The mostly-superb 1960s soundtrack has sudden absent-minded veers into ‘80s power cheese. There’s the never-wise decision to allow the male lead to co-write and croon a ballad, opening with the immortal couplet: ‘She’s like the wind / through my tree.’ Fortunately we’re pretty interested in Johnny’s tree by this point.
‘Vegas magician’ 80s styling – RIP my boner
However, it gets the fundamentals so gloriously right.
When wide-eyed Baby, clad in a cardigan and carrying the notorious watermelon, leaves the staid main resort and discovers the steamy netherverse of the professionally pelvic Sex People, doing boozing and carousing to rowdy tunes, it perfectly encapsulates adolescence, that heady mixture of fascination and terror with a world you long to join. The club that would never let someone as uncool as you be a member.
Jennifer Grey is a properly relatable heroine – from her bushel of hair and beaky nose (sadly later cosmetically altered, having an anonymising effect she described as putting herself in witness protection) to the good girl plimsolls, this is no glamourpuss actress condescending to geek down for a role. She is one of us.
While Patrick Swayze’s performance might not hint at many hours spent studying Stanislavski’s An Actor Prepares, this critic noted he has the physicality of a young Harrison Ford.
Virginal Baby learning dancing as a metaphor for other stuff works so beautifully. She, and we, spend most of the running time imagining what a spectacular nobsman Johnny Castle must be. Let’s face it, he’s already publicly mastering what’s generally considered a ladies’ area.
But delightfully, in the genuinely hot rumping scene to Solomon Burke’s Cry To Me, she seduces him. With hindsight, and in light of Twilight, the feisty idealist and hoofer stud ass tappin’ Baby is a pretty great role model.
And of course, it has THAT finale. When ex-employee Johnny turns up and says FUCK YOU PONTINS, I’m going to work for FREE and thoroughly entertain the PATRONS, how do you like it up you, eh? And they’re all aw hell no, how do we stop this guy, is it even possible to control the sound system at your own venue?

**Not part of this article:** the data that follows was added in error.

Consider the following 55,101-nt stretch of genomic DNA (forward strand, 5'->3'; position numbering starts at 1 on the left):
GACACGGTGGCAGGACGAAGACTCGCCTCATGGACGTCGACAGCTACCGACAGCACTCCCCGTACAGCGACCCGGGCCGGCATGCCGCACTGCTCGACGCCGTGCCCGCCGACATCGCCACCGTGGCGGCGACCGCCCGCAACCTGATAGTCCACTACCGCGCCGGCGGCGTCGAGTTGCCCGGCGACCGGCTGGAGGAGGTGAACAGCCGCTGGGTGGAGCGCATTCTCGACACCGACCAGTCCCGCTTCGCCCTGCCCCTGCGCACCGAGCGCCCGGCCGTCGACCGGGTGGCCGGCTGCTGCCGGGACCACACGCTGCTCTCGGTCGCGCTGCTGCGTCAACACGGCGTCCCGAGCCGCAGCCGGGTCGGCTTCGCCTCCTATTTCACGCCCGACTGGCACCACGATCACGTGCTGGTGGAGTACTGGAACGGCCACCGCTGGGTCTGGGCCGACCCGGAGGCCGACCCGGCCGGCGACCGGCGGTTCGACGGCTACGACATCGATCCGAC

Unfairly dismiss THIS: Johnny takes Kellermans to a tribunal of groove where his groin makes the closing submissions
Who hasn’t fantasised about turning up at the company that sacked them and staging a thrilling dance performance, one where your choreography is so intoxicating that the security guards sent to escort you from the premises find themselves jiving puppet slaves to your funky rhythm?
(Editor’s note: only my Dad might be immune. He was once overheard saying to the radio: ‘I will NOT let the beat control me, thank you very much.’)
Look at Patrick Swayze and Jennifer Grey’s joyful expressions in that sequence and you probably have the secret of Dirty Dancing making endless millions: they honestly look like they’re having a ball.
Unusually for such a famous romance, there’s no conventional sense of a Happy Ever After, either. Even the Time Of My Life song tips the wink that this is simply one heck of a holiday fling, before Baby joins the Peace Corps. (Really).
When Patrick Swayze died tragically young in 2009, Jennifer Grey said she’d never forget being in his arms. Which made me sigh with sadness, and envy. Never having seen Dirty Dancing didn’t stop me from loving it, and never having….danced with Johnny Castle doesn’t stop me from always missing it.
‘Why are you in your bra?’ ….’Oh didn’t you…I must’ve misheard’